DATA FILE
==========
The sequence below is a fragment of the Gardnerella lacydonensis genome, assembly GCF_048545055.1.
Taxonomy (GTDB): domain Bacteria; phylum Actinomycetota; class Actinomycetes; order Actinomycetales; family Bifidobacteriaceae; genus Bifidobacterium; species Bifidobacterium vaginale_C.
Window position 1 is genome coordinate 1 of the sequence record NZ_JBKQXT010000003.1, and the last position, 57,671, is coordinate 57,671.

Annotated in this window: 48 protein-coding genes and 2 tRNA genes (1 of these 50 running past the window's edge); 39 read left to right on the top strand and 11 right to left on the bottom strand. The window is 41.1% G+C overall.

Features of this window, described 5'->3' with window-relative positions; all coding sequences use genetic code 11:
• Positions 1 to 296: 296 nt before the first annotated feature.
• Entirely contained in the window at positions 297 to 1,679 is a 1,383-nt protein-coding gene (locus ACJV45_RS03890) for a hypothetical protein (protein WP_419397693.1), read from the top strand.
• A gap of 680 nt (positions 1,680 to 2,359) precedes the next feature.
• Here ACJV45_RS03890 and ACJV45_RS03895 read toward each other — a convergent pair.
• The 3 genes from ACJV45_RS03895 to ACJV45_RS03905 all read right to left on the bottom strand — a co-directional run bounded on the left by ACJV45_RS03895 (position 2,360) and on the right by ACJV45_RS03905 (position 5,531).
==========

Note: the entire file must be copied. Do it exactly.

The sequence below is a fragment of the Gardnerella lacydonensis genome, assembly GCF_048545055.1.
Taxonomy (GTDB): domain Bacteria; phylum Actinomycetota; class Actinomycetes; order Actinomycetales; family Bifidobacteriaceae; genus Bifidobacterium; species Bifidobacterium vaginale_C.
Window position 1 is genome coordinate 1 of the sequence record NZ_JBKQXT010000003.1, and the last position, 57,671, is coordinate 57,671.

Annotated in this window: 48 protein-coding genes and 2 tRNA genes (1 of these 50 running past the window's edge); 39 read left to right on the top strand and 11 right to left on the bottom strand. The window is 41.1% G+C overall.

Features of this window, described 5'->3' with window-relative positions; all coding sequences use genetic code 11:
• Positions 1 to 296: 296 nt before the first annotated feature.
• Entirely contained in the window at positions 297 to 1,679 is a 1,383-nt protein-coding gene (locus ACJV45_RS03890) for a hypothetical protein (protein WP_419397693.1), read from the top strand.
• A gap of 680 nt (positions 1,680 to 2,359) precedes the next feature.
• Here ACJV45_RS03890 and ACJV45_RS03895 read toward each other — a convergent pair.
• The 3 genes from ACJV45_RS03895 to ACJV45_RS03905 all read right to left on the bottom strand — a co-directional run bounded on the left by ACJV45_RS03895 (position 2,360) and on the right by ACJV45_RS03905 (position 5,531).